) Attitude to hierarchy
The India's caste system
India has a hierarchical caste system in the society. Within Indian culture, Hindu or Muslim, urban or village, virtually all things, people, and groups of people are ranked according to various essential qualities. The social Hierarchy is present everywhere in India. Although India is a political democracy, in daily life there is a little adherence to notions of equality.
Castes systems in India and caste like groups, classified in five groups with which almost all Indians are associated, are ranked. Everyone knows the relative rankings of each locally represented caste, and people's behavior toward one another is constantly shaped by this knowledge. Castes system in India is primarily associated with Hinduism but also exist among other Indian religious groups like Muslims. They state that all Muslims are brothers under God but in reality Muslim life in various parts of India reveals the existence of caste like groups with social hierarchy. Within families, there are also many distinctions of hierarchy. Men outrank women of the same age, and senior outrank junior. In India, hierarchy is everywhere and at each level. To illustrate this, we can analyze one of the Hofstede dimension: the “Power Distance”. India has Power Distance (PDI) as the highest Hofstede Dimension for the culture, with a ranking of 77 compared to a world average of 56.5. This Power Distance score for India indicates a high level of inequality of power and wealth within the society. This condition is not necessarily subverted upon the population, but rather accepted by the population as a cultural norm.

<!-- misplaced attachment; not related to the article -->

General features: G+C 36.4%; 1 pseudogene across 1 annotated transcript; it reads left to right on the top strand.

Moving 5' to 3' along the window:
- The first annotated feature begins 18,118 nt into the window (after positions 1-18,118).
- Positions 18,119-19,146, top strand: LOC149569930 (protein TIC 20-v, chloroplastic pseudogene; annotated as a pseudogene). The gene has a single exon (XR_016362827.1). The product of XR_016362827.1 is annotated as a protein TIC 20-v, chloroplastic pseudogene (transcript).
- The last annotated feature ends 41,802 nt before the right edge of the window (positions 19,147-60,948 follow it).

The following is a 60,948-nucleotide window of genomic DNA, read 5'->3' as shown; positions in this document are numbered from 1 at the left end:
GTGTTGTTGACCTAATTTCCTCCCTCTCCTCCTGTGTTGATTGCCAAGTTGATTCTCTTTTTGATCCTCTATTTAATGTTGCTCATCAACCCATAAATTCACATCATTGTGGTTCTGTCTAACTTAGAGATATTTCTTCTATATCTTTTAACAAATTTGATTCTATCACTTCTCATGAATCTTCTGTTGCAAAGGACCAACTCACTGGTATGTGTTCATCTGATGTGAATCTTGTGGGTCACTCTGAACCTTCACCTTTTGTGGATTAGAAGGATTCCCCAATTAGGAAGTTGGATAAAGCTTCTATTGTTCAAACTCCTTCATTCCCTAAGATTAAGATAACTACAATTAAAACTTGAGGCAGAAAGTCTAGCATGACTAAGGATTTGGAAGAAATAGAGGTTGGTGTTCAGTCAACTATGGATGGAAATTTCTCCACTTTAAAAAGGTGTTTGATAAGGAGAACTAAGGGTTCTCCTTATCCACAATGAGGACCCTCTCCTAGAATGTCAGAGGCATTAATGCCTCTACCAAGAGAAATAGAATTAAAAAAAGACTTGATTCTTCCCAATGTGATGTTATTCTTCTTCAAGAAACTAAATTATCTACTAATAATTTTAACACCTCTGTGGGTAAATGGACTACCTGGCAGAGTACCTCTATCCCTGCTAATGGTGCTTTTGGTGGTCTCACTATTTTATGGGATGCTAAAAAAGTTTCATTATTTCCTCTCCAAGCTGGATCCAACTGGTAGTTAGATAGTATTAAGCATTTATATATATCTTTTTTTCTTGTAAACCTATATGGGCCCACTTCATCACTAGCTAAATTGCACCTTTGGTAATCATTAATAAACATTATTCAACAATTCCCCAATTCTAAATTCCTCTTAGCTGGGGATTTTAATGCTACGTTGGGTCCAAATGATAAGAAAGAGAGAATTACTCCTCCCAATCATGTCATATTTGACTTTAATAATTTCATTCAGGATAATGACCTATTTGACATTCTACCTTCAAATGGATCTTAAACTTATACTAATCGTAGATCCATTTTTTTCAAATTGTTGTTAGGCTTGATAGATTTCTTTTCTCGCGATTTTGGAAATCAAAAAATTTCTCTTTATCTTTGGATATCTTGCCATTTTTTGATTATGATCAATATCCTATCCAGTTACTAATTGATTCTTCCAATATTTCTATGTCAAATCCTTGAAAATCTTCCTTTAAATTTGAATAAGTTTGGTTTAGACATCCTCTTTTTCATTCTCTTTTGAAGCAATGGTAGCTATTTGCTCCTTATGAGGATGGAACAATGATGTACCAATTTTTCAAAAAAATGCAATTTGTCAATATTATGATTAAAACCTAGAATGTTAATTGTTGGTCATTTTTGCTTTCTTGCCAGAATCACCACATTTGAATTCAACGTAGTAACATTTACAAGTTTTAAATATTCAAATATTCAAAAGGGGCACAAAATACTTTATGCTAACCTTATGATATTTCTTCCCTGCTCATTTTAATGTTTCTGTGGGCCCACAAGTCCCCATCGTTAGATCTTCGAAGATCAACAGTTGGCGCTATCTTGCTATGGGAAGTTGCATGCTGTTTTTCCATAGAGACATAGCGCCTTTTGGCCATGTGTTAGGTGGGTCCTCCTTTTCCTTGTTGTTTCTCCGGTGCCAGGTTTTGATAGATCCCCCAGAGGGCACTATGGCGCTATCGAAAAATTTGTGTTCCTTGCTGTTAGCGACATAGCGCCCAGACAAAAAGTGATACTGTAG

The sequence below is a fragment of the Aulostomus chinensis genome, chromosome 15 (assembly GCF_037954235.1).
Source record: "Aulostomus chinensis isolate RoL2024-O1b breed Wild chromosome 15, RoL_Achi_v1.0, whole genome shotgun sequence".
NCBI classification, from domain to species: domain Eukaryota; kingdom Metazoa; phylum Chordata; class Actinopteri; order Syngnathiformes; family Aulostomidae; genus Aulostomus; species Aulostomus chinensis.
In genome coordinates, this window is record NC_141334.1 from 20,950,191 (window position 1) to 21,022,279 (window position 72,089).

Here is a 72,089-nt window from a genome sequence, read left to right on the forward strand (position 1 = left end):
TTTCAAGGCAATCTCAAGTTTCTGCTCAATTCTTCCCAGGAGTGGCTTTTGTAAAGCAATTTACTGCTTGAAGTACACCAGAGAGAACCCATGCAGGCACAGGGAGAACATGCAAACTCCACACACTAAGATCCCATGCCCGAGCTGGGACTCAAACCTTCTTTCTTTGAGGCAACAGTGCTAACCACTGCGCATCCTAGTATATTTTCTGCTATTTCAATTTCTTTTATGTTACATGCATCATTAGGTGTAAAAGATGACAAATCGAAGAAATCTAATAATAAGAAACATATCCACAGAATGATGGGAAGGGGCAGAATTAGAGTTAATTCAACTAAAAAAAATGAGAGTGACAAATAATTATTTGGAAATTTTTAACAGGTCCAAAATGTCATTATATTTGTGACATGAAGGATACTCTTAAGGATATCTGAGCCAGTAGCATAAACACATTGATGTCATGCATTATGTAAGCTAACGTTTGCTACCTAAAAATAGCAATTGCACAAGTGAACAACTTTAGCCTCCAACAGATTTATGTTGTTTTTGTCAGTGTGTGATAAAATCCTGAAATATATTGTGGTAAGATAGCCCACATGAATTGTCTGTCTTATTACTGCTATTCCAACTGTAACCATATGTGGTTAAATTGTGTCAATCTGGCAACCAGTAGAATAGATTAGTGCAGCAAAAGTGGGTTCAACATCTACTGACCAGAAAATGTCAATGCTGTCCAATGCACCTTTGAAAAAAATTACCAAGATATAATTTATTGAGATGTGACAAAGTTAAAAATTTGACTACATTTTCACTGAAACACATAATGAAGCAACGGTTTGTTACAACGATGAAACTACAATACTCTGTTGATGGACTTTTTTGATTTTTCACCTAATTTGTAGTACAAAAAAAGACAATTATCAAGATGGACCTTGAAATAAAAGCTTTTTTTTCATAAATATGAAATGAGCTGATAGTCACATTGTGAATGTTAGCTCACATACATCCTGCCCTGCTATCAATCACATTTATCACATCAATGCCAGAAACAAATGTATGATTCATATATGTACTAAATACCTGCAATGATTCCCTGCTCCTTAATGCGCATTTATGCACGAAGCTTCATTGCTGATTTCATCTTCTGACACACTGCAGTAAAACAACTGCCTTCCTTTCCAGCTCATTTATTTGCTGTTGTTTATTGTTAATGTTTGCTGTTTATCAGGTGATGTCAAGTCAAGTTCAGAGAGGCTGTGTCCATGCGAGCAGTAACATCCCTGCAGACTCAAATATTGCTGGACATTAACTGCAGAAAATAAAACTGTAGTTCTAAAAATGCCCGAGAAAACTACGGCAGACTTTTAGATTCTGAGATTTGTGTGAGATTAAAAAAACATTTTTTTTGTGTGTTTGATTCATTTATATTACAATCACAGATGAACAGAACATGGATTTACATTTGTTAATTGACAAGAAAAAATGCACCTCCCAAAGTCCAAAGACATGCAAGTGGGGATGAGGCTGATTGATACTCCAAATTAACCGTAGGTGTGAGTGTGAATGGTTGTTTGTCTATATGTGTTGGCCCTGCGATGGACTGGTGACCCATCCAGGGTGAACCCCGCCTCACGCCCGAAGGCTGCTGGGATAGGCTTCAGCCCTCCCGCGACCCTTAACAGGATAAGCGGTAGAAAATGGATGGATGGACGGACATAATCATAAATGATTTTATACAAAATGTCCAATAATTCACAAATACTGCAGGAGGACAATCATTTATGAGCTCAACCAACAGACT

B) “The untouchablity”:
The untouchablity feature in the caste system is one of the cruelest features of the caste system. It is seen by many as one of the strongest racist phenomenon in the world. In the Indian society people who worked in ignominious, polluting and unclean occupations were seen as polluting peoples and were therefore considered as untouchables. The untouchables (also named Dalits) had almost no rights in the society. Dalits suffered from social segregation and restrictions, in addition to extreme poverty. In different parts of India they were treated in different ways. In regions where the attitude was less strict the untouchables were seen as polluting people. The untouchables were not allowed to touch people and to enter houses from higher caste. They were not allowed to enter the temples. In strict societies, especially among the 'Twice Born' (the three top castes) the touched 'Twice Born' also had to pass through some religious ceremonies to purify himself from the pollution.
II) Solutions to reduce discriminations
India's current controversy recalls the decades-long debate over affirmative action in the U.S., where the concept was introduced in the 1960s in an effort to remedy the effects of centuries of racial injustice and gender discrimination. Affirmative action programs in college admissions and employment have often been an inflammatory issue, raising objections from those who believe that it results in "reverse discrimination." India's system is entirely based on quotas, which apply to government jobs as well as school admissions. In recent months there have also been suggestions to introduce quotas into the private sector, prompting opposition from business leaders. A) Affirmative action at work.
The expansion of affirmative action to reduce differences between castes is a first step. Supporters call the plan a manifestation of people power, but people see affirmative action as a threat because competitiveness of India could be eroded and multinational companies could move away. India once reduced for the inequalities of the caste system by giving government jobs to the low castes, with a 49.5 percent quota already in place in the public sector. But as India's dynamism migrates from the public to the private sector, from ministries to...
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